With figure painting, I have realised that I have a tendency to worry away at figures, as I'm rarely satisfied with my work. For example, I painted up a set of four Copplestone hobbits which I'm quite pleased with, but these were on my painting bench for the best part of a year. I'd keep going back to them when I got bored with Necrons or Zulus, adding new colours or techniques. In a way, they were practise dummies, in that I'd use them to experiment with before applying the technique to something else I was painting. They finally got finished when I realised there was no point adding anything else to them, and they will shortly be making their debut in my Lord of the Rings campaign (one participated as Bagbo Biggins in the massacre at Linden Way).

My painting bench is currently divided into four projects:

Project #1: Warhammer - I have two armies on the go here, Bretonnians and Lizardmen. These are largely here to entertain the kids when the fancy to paint takes them, and we're making slow progress. I generally dabble in these when a figure approaches conclusion, doing a bit of a repair job. I've got a unit of knights which look close to being finished, but will need some final work and some decals. I'm optimistic that we could have a 1000 point Warhammer battle this summer, if we're diligent about it.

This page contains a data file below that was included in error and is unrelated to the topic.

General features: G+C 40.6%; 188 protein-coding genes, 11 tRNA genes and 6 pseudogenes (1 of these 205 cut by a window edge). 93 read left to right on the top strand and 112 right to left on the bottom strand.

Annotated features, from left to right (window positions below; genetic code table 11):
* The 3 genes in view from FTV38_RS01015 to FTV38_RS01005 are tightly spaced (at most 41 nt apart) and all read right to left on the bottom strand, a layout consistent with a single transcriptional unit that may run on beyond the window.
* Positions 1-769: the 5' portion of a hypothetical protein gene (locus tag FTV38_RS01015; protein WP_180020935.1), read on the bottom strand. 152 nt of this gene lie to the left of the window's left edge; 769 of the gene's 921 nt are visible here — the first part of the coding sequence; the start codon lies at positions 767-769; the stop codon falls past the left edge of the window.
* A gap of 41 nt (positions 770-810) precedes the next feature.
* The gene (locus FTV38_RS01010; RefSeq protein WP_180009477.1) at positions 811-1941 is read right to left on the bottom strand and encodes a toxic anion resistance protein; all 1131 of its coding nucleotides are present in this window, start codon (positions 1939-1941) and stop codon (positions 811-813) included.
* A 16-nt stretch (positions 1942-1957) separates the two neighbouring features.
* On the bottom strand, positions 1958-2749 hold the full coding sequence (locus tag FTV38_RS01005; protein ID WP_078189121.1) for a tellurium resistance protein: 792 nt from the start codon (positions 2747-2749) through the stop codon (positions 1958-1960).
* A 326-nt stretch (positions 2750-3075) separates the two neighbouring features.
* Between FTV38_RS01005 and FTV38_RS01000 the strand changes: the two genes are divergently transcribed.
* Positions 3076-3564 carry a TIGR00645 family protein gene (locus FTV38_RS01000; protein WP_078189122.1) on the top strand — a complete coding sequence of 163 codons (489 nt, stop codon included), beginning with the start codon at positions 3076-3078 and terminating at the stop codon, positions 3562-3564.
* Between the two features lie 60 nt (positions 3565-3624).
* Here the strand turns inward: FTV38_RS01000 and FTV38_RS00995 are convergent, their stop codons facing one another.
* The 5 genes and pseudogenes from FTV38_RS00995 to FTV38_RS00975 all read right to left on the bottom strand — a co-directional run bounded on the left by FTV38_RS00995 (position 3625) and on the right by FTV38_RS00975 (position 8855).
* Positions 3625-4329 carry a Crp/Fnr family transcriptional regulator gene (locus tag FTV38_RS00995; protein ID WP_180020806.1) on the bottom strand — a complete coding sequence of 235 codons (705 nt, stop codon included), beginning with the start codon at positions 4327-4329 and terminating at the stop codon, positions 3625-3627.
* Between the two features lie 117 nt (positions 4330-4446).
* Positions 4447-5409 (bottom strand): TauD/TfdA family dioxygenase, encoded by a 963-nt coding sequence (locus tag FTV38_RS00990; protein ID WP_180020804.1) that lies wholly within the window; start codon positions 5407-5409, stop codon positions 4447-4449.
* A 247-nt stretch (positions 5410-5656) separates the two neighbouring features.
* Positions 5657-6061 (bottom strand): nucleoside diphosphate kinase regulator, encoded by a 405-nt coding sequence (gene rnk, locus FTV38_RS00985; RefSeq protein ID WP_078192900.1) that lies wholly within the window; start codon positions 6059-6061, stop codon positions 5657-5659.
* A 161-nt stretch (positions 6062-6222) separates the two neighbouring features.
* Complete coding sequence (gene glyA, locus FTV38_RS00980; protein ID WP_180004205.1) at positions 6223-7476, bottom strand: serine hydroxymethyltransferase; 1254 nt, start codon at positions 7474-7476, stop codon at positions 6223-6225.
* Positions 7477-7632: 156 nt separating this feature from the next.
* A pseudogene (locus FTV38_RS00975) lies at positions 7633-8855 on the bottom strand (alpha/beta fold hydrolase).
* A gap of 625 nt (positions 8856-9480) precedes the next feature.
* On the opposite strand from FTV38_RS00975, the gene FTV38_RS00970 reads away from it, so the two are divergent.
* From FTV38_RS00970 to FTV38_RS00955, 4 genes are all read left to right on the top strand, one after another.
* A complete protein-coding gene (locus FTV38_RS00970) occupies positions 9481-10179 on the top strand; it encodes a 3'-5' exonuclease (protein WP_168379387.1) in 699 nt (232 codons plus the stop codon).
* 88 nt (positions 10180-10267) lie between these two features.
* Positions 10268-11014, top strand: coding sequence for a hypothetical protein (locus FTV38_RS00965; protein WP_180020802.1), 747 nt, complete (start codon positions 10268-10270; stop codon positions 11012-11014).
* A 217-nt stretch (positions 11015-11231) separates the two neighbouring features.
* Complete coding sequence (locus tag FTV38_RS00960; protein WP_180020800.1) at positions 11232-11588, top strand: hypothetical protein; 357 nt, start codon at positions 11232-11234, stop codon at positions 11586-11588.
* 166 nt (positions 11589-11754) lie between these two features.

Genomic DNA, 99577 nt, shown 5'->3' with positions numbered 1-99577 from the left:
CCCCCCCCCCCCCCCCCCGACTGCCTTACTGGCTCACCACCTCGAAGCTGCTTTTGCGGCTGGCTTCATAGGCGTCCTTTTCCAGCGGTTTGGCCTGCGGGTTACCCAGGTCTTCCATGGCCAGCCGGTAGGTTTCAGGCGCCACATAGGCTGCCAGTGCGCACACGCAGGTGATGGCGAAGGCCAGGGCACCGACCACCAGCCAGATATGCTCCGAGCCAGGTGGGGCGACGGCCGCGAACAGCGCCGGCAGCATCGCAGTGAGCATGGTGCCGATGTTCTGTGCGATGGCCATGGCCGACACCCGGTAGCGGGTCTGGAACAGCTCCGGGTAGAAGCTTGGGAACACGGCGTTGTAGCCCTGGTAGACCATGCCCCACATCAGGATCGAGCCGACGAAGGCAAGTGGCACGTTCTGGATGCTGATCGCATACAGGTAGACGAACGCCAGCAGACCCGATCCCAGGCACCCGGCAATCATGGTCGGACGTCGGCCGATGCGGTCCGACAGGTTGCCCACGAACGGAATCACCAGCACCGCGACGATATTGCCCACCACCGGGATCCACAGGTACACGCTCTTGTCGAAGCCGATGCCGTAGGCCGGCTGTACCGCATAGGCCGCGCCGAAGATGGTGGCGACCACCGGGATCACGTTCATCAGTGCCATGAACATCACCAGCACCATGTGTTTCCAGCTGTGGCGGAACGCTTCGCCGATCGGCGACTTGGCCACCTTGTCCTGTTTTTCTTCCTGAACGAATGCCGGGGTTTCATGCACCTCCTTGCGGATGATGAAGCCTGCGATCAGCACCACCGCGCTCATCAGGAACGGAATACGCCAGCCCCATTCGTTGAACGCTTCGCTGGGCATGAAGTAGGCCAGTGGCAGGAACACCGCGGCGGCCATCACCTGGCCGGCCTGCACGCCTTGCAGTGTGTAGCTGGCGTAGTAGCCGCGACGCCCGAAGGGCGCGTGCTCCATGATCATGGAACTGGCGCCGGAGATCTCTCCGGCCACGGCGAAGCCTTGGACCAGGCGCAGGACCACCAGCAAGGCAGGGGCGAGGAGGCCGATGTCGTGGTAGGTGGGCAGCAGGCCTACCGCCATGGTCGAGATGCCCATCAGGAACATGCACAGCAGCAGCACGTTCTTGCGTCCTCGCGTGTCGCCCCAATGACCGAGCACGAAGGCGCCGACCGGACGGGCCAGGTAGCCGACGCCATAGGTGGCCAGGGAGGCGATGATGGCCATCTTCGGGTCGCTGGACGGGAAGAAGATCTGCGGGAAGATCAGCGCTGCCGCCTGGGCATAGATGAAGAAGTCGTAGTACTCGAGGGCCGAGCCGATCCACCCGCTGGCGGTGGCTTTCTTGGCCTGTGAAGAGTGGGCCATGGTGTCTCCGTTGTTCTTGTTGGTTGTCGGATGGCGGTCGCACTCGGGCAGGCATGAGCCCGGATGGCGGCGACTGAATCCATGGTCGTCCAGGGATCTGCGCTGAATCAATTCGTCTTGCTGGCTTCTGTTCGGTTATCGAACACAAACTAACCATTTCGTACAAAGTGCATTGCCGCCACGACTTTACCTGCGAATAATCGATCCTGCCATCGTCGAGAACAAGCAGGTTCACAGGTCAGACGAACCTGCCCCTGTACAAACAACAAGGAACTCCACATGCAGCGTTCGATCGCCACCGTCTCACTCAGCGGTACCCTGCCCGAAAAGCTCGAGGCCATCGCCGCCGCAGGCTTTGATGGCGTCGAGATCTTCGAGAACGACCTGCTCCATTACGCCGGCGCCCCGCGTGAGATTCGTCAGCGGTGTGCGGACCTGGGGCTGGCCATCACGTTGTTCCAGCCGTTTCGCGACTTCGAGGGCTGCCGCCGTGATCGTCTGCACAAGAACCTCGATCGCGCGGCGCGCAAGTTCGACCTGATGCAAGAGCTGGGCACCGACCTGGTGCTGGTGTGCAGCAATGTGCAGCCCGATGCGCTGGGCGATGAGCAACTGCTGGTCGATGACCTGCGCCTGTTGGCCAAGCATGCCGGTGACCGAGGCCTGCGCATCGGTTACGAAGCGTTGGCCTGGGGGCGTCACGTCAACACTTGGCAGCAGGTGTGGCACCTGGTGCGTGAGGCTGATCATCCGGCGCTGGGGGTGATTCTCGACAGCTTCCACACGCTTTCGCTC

Project # 2: Warhammer 40K - Here I'm currently working on a 1000 point Tyranid army for WH40K / Rogue Trader. This is an army that seems to have grown organically over time, gradually being assembled, primed and painted. It was originally meant to be just Genestealers for use with Space Hulk, but seems now to have morphed into a respectable force. It is hard painting these, because there is more detail to the models than one realises at first, plus the Termagants are more fiddly then anticipated. Also, there are a LOT of them